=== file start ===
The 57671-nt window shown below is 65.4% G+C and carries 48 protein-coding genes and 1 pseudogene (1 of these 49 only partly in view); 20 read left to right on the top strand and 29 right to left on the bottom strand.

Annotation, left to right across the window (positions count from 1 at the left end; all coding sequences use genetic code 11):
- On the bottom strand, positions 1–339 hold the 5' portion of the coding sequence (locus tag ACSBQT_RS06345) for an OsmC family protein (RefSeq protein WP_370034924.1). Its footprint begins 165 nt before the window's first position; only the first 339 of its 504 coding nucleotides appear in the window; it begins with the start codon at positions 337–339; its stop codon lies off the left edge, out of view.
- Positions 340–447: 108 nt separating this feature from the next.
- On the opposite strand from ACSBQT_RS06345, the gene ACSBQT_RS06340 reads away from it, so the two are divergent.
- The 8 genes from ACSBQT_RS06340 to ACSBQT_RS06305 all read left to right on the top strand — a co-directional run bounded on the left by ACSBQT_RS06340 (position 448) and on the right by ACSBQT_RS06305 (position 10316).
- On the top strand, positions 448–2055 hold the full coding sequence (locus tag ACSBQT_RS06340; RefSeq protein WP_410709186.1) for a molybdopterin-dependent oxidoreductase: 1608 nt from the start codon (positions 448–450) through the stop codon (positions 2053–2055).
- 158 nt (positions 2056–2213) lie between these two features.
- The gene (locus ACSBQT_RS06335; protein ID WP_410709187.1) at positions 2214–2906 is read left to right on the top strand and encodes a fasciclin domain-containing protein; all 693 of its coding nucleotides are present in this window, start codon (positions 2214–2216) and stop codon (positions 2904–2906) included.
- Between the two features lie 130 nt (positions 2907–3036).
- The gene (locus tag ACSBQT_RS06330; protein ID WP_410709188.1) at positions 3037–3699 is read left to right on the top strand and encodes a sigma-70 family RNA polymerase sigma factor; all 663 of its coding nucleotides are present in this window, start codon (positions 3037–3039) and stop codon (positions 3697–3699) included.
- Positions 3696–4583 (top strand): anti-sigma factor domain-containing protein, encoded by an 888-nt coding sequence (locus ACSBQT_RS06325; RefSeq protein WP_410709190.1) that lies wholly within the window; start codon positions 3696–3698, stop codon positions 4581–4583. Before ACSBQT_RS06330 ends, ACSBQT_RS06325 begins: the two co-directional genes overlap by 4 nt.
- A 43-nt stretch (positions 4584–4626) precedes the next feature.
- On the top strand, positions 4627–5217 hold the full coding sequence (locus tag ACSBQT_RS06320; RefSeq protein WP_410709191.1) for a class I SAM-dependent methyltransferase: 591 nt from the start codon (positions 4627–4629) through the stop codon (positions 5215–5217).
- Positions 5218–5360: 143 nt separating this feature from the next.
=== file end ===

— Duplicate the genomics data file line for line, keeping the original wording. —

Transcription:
The 57671-nt window shown below is 65.4% G+C and carries 48 protein-coding genes and 1 pseudogene (1 of these 49 only partly in view); 20 read left to right on the top strand and 29 right to left on the bottom strand.

Annotation, left to right across the window (positions count from 1 at the left end; all coding sequences use genetic code 11):
- On the bottom strand, positions 1–339 hold the 5' portion of the coding sequence (locus tag ACSBQT_RS06345) for an OsmC family protein (RefSeq protein WP_370034924.1). Its footprint begins 165 nt before the window's first position; only the first 339 of its 504 coding nucleotides appear in the window; it begins with the start codon at positions 337–339; its stop codon lies off the left edge, out of view.
- Positions 340–447: 108 nt separating this feature from the next.
- On the opposite strand from ACSBQT_RS06345, the gene ACSBQT_RS06340 reads away from it, so the two are divergent.
- The 8 genes from ACSBQT_RS06340 to ACSBQT_RS06305 all read left to right on the top strand — a co-directional run bounded on the left by ACSBQT_RS06340 (position 448) and on the right by ACSBQT_RS06305 (position 10316).
- On the top strand, positions 448–2055 hold the full coding sequence (locus tag ACSBQT_RS06340; RefSeq protein WP_410709186.1) for a molybdopterin-dependent oxidoreductase: 1608 nt from the start codon (positions 448–450) through the stop codon (positions 2053–2055).
- 158 nt (positions 2056–2213) lie between these two features.
- The gene (locus ACSBQT_RS06335; protein ID WP_410709187.1) at positions 2214–2906 is read left to right on the top strand and encodes a fasciclin domain-containing protein; all 693 of its coding nucleotides are present in this window, start codon (positions 2214–2216) and stop codon (positions 2904–2906) included.
- Between the two features lie 130 nt (positions 2907–3036).
- The gene (locus tag ACSBQT_RS06330; protein ID WP_410709188.1) at positions 3037–3699 is read left to right on the top strand and encodes a sigma-70 family RNA polymerase sigma factor; all 663 of its coding nucleotides are present in this window, start codon (positions 3037–3039) and stop codon (positions 3697–3699) included.
- Positions 3696–4583 (top strand): anti-sigma factor domain-containing protein, encoded by an 888-nt coding sequence (locus ACSBQT_RS06325; RefSeq protein WP_410709190.1) that lies wholly within the window; start codon positions 3696–3698, stop codon positions 4581–4583. Before ACSBQT_RS06330 ends, ACSBQT_RS06325 begins: the two co-directional genes overlap by 4 nt.
- A 43-nt stretch (positions 4584–4626) precedes the next feature.
- On the top strand, positions 4627–5217 hold the full coding sequence (locus tag ACSBQT_RS06320; RefSeq protein WP_410709191.1) for a class I SAM-dependent methyltransferase: 591 nt from the start codon (positions 4627–4629) through the stop codon (positions 5215–5217).
- Positions 5218–5360: 143 nt separating this feature from the next.